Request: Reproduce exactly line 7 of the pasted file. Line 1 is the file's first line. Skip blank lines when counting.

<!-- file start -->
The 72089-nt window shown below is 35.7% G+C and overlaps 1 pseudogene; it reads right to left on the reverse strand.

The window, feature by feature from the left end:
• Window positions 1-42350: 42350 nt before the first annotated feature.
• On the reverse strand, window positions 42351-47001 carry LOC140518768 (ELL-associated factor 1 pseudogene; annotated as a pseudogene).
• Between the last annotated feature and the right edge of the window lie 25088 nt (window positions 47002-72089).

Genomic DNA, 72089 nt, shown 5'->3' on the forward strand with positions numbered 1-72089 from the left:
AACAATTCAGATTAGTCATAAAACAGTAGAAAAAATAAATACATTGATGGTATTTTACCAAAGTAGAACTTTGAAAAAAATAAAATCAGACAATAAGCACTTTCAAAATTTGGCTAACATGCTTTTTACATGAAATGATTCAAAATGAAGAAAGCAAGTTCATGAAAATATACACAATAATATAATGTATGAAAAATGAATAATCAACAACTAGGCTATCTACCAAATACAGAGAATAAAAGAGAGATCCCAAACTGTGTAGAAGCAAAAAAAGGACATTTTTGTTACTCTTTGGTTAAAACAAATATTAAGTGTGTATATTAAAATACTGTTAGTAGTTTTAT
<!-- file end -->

AACAATTCAGATTAGTCATAAAACAGTAGAAAAAATAAATACATTGATGGTATTTTACCAAAGTAGAACTTTGAAAAAAATAAAATCAGACAATAAGCACTTTCAAAATTTGGCTAACATGCTTTTTACATGAAATGATTCAAAATGAAGAAAGCAAGTTCATGAAAATATACACAATAATATAATGTATGAAAAATGAATAATCAACAACTAGGCTATCTACCAAATACAGAGAATAAAAGAGAGATCCCAAACTGTGTAGAAGCAAAAAAAGGACATTTTTGTTACTCTTTGGTTAAAACAAATATTAAGTGTGTATATTAAAATACTGTTAGTAGTTTTAT